Circulating prolactin levels and risk of epithelial ovarian cancer

Tess V. Clendenen, Alan A. Arslan, Anna E. Lokshin, Mengling Liu, Eva Lundin, Karen L. Koenig, Franco Berrino, Goran Hallmans, Annika Idahl, Vittorio Krogh, Annekatrin Lukanova, Adele Marrangoni, Paola Muti, Brian M. Nolen, Nina Ohlson, Roy E. Shore, Sabina Sieri, Anne Zeleniuch-Jacquotte

Research output: Contribution to journalArticlepeer-review


Purpose: Indirect evidence from experimental and epidemiological studies suggests that prolactin may be involved in ovarian cancer development. However, the relationship between circulating prolactin levels and risk of ovarian cancer is unknown. Methods: We conducted a nested case-control study of 230 cases and 432 individually matched controls within three prospective cohorts to evaluate whether pre-diagnostic circulating prolactin is associated with subsequent risk of ovarian cancer. We also assessed whether lifestyle and reproductive factors are associated with circulating prolactin among controls. Results: Prolactin levels were significantly lower among post- versus pre-menopausal women, parous versus nulliparous women, and past versus never users of oral contraceptives in our cross-sectional analysis of controls. In our nested case-control study, we observed a non-significant positive association between circulating prolactin and ovarian cancer risk (ORQ4vsQ1 1.56, 95 % CI 0.94, 2.63, p trend 0.15). Our findings were similar in multivariate-adjusted models and in the subgroup of women who donated blood ≥5 years prior to diagnosis. We observed a significant positive association between prolactin and risk for the subgroup of women with BMI ≥25 kg/m2 (ORQ4vsQ1 3.10, 95 % CI 1.39, 6.90), but not for women with BMI 2 (OR Q4vsQ1 0.81, 95 % CI 0.40, 1.64). Conclusions: Our findings suggest that prolactin may be associated with increased risk of ovarian cancer, particularly in overweight/obese women. Factors associated with reduced risk of ovarian cancer, such as parity and use of oral contraceptives, were associated with lower prolactin levels, which suggests that modulation of prolactin may be a mechanism underlying their association with risk.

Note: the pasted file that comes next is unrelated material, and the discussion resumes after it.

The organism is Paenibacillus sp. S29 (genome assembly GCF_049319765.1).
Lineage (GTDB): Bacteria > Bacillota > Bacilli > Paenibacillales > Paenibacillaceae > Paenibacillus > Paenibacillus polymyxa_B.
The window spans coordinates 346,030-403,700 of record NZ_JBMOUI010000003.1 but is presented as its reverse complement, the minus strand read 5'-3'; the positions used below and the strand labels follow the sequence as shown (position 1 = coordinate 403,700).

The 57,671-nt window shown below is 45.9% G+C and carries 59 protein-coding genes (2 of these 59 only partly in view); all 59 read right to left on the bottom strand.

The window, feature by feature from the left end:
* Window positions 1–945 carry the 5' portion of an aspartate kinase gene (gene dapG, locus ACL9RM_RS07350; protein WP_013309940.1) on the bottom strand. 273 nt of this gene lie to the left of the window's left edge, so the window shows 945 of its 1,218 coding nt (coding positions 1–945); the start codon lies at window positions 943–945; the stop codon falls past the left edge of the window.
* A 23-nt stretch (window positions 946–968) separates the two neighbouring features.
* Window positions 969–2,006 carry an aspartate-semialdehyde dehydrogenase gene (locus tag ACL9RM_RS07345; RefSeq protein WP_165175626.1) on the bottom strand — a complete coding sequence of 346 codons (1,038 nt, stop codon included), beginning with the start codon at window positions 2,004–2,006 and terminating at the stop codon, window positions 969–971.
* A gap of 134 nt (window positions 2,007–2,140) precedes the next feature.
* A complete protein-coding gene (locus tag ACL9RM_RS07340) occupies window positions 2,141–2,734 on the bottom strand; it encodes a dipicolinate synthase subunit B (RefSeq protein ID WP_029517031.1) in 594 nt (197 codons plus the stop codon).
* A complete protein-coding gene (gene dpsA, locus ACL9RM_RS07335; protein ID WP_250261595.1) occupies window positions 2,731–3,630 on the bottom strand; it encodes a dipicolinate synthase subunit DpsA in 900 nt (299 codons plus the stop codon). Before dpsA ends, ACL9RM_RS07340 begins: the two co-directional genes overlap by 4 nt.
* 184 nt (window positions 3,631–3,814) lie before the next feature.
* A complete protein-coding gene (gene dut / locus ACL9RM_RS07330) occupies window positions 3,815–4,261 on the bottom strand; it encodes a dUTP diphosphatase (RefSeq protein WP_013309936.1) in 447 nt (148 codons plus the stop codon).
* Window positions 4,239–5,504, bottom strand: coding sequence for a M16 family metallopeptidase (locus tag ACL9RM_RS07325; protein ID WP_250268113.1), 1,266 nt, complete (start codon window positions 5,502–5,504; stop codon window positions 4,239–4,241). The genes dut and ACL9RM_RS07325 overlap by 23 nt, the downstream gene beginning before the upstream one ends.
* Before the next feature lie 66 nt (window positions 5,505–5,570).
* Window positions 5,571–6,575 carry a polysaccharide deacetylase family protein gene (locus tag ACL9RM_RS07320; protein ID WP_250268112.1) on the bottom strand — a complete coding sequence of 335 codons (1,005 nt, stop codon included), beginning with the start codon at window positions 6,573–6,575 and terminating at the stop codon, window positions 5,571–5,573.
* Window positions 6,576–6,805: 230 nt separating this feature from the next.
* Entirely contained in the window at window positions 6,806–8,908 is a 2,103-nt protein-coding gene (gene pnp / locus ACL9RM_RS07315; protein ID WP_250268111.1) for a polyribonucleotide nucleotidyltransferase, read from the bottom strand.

Original languageEnglish
Pages (from-to)741-748
Number of pages8
JournalCancer Causes and Control
Issue number4
Publication statusPublished - Apr 2013


  • Ovarian cancer
  • Plasma
  • Prolactin
  • Serum

ASJC Scopus subject areas

  • Oncology
  • Cancer Research


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